Most international traders and service providers are right to think that government officials should be more pleasant in dealing with them. Those same individuals recognize that often lawyers are dealt with differently by the agency representatives simply because lawyers know well the procedures that should apply and will not agree to deviations based on the whim of a government individual. This is sometimes known as the "I get paid to be the bad guy" approach by members of the bar.

Now comes word that in-house attorney Lauren Stevens, who worked for Glaxo Smith Kline, has been indicted in the context of representing her client. The underlying facts involve an investigation by the FDA of GSK's marketing of Wellbutrin SR, which was approved by the FDA for the treatment of depression. The FDA claims to have learned that doctors were marketing the drug for weight-loss purposes and allegedly doing so with GSK's encouragement and even authorization. GSK was asked to provide documentation on this topic to the FDA, and, according to the FDA, certain materials supposedly incriminating to GSK's case were purportedly withheld by Ms. Stevens.

The indictment can be found at WestLawNews It details the allegations, including that GSK paid doctors to lecture about the drug, during which lectures off-brand uses were widely touted. The former GSK attorney is alleged to have agreed to provide a wide range of documentation from those lectures and other events. It is further alleged that Ms. Stevens sanitized the documentation before presenting those edited and incomplete materials to the FDA. According to the FDA, she thereby withheld materials she and the company had agreed to turn over. The indictment, handed down in Maryland, where the FDA is headquartered, references repeated instances of her withholding information and misrepresenting the facts.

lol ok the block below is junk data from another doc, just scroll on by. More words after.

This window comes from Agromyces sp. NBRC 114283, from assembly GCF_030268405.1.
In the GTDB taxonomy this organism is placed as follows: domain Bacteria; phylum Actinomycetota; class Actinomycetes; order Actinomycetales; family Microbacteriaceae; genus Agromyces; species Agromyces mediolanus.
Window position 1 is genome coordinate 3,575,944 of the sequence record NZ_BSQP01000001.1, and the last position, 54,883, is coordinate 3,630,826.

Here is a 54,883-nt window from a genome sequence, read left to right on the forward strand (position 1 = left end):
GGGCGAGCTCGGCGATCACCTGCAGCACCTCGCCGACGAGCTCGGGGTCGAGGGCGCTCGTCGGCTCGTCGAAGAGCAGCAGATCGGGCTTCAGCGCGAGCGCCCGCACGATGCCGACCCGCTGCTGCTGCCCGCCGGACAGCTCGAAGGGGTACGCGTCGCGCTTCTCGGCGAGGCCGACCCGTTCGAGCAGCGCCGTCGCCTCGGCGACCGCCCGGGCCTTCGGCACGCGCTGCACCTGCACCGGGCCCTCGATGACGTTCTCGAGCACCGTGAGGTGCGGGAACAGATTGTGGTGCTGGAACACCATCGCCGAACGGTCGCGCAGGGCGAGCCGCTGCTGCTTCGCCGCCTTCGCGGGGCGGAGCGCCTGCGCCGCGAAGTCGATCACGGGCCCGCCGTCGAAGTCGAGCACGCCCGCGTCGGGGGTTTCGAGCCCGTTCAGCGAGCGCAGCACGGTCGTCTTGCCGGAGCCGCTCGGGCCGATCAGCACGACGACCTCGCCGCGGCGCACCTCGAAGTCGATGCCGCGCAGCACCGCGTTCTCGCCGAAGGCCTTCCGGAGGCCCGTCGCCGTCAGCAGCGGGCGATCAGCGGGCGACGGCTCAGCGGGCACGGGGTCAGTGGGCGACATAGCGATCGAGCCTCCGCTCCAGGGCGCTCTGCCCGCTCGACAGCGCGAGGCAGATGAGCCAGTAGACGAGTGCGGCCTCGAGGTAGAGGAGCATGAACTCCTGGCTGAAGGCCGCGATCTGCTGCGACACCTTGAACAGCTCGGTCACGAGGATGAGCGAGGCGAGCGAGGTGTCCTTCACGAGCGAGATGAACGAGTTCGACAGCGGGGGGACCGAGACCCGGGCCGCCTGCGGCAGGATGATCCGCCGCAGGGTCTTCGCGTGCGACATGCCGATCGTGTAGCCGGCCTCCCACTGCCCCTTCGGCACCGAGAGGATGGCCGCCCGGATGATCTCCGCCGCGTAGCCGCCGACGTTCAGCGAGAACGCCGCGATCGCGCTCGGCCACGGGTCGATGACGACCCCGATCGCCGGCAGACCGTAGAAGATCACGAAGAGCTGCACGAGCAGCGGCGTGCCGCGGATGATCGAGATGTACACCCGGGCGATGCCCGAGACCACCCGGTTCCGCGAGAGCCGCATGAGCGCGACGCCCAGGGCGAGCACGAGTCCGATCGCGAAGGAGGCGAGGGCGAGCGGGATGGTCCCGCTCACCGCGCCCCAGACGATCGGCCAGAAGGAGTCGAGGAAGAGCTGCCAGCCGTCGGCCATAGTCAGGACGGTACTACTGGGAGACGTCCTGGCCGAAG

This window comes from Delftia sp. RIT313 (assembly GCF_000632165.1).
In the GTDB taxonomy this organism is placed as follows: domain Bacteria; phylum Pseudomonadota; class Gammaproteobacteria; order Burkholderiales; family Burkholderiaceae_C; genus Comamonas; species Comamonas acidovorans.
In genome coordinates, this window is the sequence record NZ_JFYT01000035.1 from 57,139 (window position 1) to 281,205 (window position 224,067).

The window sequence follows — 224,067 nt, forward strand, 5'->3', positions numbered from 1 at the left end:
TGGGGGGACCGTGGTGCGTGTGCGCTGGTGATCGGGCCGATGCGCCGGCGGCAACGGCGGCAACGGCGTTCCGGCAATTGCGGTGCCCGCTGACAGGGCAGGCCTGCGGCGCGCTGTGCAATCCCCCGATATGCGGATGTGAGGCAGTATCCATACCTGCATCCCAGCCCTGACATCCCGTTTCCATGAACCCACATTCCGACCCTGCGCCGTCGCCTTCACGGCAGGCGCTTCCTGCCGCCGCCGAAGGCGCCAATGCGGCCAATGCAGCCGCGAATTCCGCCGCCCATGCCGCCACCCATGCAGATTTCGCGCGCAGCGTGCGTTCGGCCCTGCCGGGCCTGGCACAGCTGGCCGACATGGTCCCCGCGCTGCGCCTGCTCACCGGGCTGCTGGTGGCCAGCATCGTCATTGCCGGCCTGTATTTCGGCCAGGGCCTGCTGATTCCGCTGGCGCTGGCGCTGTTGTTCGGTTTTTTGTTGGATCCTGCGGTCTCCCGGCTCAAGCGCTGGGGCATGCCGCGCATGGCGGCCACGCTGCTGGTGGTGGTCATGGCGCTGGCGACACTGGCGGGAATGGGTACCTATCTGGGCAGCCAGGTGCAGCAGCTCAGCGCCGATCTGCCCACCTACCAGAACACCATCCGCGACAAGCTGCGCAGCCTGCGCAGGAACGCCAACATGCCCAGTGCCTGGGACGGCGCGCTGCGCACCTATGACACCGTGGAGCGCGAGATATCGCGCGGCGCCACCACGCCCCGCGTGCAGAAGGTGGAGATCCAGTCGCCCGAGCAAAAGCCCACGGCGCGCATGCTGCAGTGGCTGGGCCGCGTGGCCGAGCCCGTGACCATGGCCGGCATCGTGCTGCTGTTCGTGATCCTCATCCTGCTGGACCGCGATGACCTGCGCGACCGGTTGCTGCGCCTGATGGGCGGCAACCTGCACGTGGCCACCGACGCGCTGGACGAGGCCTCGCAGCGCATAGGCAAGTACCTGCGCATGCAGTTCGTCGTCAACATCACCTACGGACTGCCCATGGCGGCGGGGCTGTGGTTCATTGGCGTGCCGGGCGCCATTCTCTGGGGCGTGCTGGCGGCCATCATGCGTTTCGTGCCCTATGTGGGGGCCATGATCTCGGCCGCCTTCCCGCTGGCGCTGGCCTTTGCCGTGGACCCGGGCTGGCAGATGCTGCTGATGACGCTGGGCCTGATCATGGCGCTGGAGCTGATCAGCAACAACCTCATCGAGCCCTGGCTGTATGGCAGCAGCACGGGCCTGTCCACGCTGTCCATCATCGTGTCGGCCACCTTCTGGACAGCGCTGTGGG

As such, the lawyer was charged with obstruction of justice, falsification/concealment of documentation, aiding and abetting, and false statements. However, we are already hearing claims that what Ms. Stevens did was done on advice of counsel, and counsel has been described as an outside law firm well-versed in FDA law. So, is this case smoke or is it fire? Is this ChemNutra all over again? Is a government agency trying to make more out of a set of facts than is warranted in an attempt to make a point? We are following this case and will let you know.